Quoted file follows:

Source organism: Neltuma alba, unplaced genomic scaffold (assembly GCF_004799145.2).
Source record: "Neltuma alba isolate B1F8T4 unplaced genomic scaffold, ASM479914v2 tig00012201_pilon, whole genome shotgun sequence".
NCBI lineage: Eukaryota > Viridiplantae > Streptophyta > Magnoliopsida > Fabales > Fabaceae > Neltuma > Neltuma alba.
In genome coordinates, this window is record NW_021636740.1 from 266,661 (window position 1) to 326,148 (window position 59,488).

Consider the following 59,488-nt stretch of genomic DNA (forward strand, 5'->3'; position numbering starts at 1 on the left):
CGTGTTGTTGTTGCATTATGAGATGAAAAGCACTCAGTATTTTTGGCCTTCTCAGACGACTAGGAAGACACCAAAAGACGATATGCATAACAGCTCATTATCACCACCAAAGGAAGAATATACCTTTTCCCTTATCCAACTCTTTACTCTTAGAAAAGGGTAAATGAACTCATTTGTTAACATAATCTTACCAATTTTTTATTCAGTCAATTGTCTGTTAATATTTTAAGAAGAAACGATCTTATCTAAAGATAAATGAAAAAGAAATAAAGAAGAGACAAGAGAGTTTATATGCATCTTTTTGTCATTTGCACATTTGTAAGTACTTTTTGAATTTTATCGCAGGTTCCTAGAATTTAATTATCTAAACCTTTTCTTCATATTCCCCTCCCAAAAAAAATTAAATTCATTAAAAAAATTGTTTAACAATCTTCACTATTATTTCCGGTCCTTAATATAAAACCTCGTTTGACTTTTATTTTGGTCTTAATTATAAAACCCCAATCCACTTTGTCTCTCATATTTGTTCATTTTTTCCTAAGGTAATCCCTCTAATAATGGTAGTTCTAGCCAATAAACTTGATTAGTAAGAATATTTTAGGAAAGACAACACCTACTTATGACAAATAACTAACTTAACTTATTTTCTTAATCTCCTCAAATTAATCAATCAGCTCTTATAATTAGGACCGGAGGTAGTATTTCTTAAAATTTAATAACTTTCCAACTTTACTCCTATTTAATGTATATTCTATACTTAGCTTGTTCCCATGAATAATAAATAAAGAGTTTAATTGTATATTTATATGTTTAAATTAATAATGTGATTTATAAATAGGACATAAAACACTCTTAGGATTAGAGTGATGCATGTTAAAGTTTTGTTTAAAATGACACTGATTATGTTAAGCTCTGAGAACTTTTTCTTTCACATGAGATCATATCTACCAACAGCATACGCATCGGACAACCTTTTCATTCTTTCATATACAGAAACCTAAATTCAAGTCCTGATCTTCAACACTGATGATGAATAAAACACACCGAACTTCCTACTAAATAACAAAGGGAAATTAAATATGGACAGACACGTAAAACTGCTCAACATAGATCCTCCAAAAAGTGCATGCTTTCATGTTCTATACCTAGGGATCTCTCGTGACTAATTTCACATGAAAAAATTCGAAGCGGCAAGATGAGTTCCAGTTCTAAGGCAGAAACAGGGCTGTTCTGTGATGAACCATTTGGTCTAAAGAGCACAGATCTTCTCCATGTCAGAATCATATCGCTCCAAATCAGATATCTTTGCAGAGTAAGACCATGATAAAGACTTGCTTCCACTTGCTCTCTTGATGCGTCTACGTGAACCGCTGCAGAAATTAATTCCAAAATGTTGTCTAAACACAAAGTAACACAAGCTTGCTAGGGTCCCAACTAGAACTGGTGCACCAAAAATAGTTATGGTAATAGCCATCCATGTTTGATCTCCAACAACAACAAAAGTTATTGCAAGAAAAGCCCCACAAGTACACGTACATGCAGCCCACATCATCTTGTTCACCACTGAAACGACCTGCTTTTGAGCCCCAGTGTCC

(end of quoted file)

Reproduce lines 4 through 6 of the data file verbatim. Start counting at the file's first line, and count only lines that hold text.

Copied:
In genome coordinates, this window is record NW_021636740.1 from 266,661 (window position 1) to 326,148 (window position 59,488).

Consider the following 59,488-nt stretch of genomic DNA (forward strand, 5'->3'; position numbering starts at 1 on the left):
CGTGTTGTTGTTGCATTATGAGATGAAAAGCACTCAGTATTTTTGGCCTTCTCAGACGACTAGGAAGACACCAAAAGACGATATGCATAACAGCTCATTATCACCACCAAAGGAAGAATATACCTTTTCCCTTATCCAACTCTTTACTCTTAGAAAAGGGTAAATGAACTCATTTGTTAACATAATCTTACCAATTTTTTATTCAGTCAATTGTCTGTTAATATTTTAAGAAGAAACGATCTTATCTAAAGATAAATGAAAAAGAAATAAAGAAGAGACAAGAGAGTTTATATGCATCTTTTTGTCATTTGCACATTTGTAAGTACTTTTTGAATTTTATCGCAGGTTCCTAGAATTTAATTATCTAAACCTTTTCTTCATATTCCCCTCCCAAAAAAAATTAAATTCATTAAAAAAATTGTTTAACAATCTTCACTATTATTTCCGGTCCTTAATATAAAACCTCGTTTGACTTTTATTTTGGTCTTAATTATAAAACCCCAATCCACTTTGTCTCTCATATTTGTTCATTTTTTCCTAAGGTAATCCCTCTAATAATGGTAGTTCTAGCCAATAAACTTGATTAGTAAGAATATTTTAGGAAAGACAACACCTACTTATGACAAATAACTAACTTAACTTATTTTCTTAATCTCCTCAAATTAATCAATCAGCTCTTATAATTAGGACCGGAGGTAGTATTTCTTAAAATTTAATAACTTTCCAACTTTACTCCTATTTAATGTATATTCTATACTTAGCTTGTTCCCATGAATAATAAATAAAGAGTTTAATTGTATATTTATATGTTTAAATTAATAATGTGATTTATAAATAGGACATAAAACACTCTTAGGATTAGAGTGATGCATGTTAAAGTTTTGTTTAAAATGACACTGATTATGTTAAGCTCTGAGAACTTTTTCTTTCACATGAGATCATATCTACCAACAGCATACGCATCGGACAACCTTTTCATTCTTTCATATACAGAAACCTAAATTCAAGTCCTGATCTTCAACACTGATGATGAATAAAACACACCGAACTTCCTACTAAATAACAAAGGGAAATTAAATATGGACAGACACGTAAAACTGCTCAACATAGATCCTCCAAAAAGTGCATGCTTTCATGTTCTATACCTAGGGATCTCTCGTGACTAATTTCACATGAAAAAATTCGAAGCGGCAAGATGAGTTCCAGTTCTAAGGCAGAAACAGGGCTGTTCTGTGATGAACCATTTGGTCTAAAGAGCACAGATCTTCTCCATGTCAGAATCATATCGCTCCAAATCAGATATCTTTGCAGAGTAAGACCATGATAAAGACTTGCTTCCACTTGCTCTCTTGATGCGTCTACGTGAACCGCTGCAGAAATTAATTCCAAAATGTTGTCTAAACACAAAGTAACACAAGCTTGCTAGGGTCCCAACTAGAACTGGTGCACCAAAAATAGTTATGGTAATAGCCATCCATGTTTGATCTCCAACAACAACAAAAGTTATTGCAAGAAAAGCCCCACAAGTACACGTACATGCAGCCCACATCATCTTGTTCACCACTGAAACGACCTGCTTTTGAGCCCCAGTGTCC